ISSN 1662-4009 (online)

ESPE Yearbook of Paediatric Endocrinology (2021) 18 5.12 | DOI: 10.1530/ey.18.5.12

Healthy Ageing Theme, Garvan Institute of Medical Research, Sydney, NSW, Australia; St. Vincent’s Clinical School, Faculty of Medicine, UNSW Sydney, NSW, Australia.

Cell. 2021 Mar 4;184(5):1330–1347.e13 Abstract:

In brief: This paper reports an alternative cell fate for multinucleated, bone-resorbing osteoclasts and shows that they may undergo fission into smaller osteomorphs. The findings challenge the current dogma that osteoclasts primarily differentiate from hematopoietic progenitor cells and are terminally differentiated cells that are destined to undergo apoptosis after resorption is completed.

Comment: Fusion of monocyte/macrophage-derived precursor cells leads to the formation of osteoclasts, which are specialized bone-resorbing cells. These cells are thought to undergo apoptosis once bone resorption is complete. However, their life cycle in vivo is still elusive. Moreover, tracking osteoclast formation and fate in their native environment is challenging.

Here, McDonald et al. show, by intravital imaging of in vivo osteoclast dynamics, an alternative cell fate for RANKL-stimulated osteoclasts, which underwent fission into daughter cells called osteomorphs. They also found that this osteoclast recycling is regulated by RANKL signaling, as RANKL inhibition by decoy receptor led to accumulation of osteomorphs, which retain the ability to fuse into resorbing osteoclasts. Single-cell RNA sequencing of osteomorphs revealed that they are transcriptionally distinct from osteoclasts and macrophage precursors. Osteomorph upregulated genes control bone structure and function and may be implicated in the pathogenesis of rare monogenic skeletal dysplasias and common polygenic bone diseases.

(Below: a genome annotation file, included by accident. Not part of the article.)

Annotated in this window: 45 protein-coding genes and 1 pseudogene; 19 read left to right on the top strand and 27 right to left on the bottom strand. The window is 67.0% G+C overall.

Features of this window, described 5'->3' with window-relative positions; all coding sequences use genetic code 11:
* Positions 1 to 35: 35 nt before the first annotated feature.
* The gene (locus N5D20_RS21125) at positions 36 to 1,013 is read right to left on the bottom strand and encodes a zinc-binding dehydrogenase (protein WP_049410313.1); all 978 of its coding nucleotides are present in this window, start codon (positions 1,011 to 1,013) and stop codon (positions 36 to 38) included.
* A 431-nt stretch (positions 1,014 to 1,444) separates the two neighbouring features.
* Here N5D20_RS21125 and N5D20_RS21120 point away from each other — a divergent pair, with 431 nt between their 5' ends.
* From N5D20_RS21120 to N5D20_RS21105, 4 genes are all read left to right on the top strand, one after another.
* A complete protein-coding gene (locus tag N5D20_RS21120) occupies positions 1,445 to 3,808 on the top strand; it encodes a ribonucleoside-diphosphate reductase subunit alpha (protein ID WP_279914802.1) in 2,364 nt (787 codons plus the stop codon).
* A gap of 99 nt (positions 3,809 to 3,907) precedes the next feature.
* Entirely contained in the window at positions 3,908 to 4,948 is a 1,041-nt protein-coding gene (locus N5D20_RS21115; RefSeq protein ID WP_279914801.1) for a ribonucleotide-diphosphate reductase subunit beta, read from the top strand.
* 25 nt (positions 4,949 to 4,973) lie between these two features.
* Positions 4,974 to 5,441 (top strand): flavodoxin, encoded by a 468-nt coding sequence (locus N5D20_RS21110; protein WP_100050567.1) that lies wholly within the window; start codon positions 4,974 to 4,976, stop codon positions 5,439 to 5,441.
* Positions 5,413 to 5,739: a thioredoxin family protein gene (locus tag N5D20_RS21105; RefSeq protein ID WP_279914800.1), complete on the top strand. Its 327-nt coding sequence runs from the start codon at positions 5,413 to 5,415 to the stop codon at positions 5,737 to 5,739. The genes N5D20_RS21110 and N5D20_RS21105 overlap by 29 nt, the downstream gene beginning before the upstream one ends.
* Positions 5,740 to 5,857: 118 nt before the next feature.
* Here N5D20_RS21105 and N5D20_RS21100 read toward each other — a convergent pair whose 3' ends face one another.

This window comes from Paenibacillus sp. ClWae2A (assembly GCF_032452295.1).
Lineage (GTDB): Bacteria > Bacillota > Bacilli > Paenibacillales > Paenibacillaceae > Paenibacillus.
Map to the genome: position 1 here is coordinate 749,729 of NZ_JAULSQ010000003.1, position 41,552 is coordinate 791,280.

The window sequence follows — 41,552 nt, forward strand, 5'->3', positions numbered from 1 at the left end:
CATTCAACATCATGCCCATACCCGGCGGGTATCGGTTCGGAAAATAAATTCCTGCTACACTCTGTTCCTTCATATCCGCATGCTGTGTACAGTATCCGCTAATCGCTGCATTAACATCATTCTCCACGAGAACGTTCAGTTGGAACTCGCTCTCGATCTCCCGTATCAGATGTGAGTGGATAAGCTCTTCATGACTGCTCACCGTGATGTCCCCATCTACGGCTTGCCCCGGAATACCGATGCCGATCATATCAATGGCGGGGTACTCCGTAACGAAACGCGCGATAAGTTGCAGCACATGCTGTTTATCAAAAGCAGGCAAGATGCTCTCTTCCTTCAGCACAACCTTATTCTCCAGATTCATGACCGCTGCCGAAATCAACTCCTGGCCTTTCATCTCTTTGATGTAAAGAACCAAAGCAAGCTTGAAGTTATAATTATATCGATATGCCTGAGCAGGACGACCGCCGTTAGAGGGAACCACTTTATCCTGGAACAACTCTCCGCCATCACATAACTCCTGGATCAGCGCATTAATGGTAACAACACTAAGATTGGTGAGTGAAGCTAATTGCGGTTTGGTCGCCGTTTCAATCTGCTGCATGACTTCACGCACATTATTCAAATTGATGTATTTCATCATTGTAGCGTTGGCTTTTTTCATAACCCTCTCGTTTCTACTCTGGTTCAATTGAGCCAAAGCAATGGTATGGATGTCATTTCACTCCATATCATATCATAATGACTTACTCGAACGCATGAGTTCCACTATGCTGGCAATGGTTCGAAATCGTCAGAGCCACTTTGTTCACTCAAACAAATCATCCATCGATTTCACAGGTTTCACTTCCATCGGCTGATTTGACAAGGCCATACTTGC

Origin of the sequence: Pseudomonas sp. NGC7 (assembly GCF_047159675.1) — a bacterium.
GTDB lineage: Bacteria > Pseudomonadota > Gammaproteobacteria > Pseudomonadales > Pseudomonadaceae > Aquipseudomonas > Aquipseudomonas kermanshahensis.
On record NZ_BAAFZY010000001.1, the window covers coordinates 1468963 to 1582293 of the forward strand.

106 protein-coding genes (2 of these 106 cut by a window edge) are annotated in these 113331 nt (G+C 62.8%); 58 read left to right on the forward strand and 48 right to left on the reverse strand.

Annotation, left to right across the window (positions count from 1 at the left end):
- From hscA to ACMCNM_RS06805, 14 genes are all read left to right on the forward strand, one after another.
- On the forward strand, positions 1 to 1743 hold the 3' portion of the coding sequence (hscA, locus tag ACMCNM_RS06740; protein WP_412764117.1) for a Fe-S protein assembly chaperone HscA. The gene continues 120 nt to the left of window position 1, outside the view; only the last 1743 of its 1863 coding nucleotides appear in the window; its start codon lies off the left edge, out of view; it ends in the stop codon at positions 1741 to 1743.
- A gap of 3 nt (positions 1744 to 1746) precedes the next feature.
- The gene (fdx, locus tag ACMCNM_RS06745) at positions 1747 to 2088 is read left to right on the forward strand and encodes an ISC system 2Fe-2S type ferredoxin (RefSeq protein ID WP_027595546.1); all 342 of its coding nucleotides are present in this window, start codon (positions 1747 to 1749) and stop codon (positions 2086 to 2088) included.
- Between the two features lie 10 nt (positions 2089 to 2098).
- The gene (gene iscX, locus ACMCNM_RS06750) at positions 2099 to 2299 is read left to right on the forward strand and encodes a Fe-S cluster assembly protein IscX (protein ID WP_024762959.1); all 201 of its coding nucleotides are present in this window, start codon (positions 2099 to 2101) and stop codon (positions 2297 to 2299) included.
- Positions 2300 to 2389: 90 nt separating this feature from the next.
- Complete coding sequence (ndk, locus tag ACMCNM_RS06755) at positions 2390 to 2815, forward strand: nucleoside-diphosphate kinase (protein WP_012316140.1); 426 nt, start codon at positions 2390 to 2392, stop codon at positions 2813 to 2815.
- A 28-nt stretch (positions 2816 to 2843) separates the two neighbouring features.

In summary, this paper reports that osteoclasts recycle via osteomorphs, which are involved in regulation of bone resorption. These findings fundamentally challenge the current thinking of the fate and behavior of osteoclasts. They point towards novel mechanisms for the regulation of bone resorption and may lead to new therapeutic approaches for osteoporosis and other bone fragility disorders.

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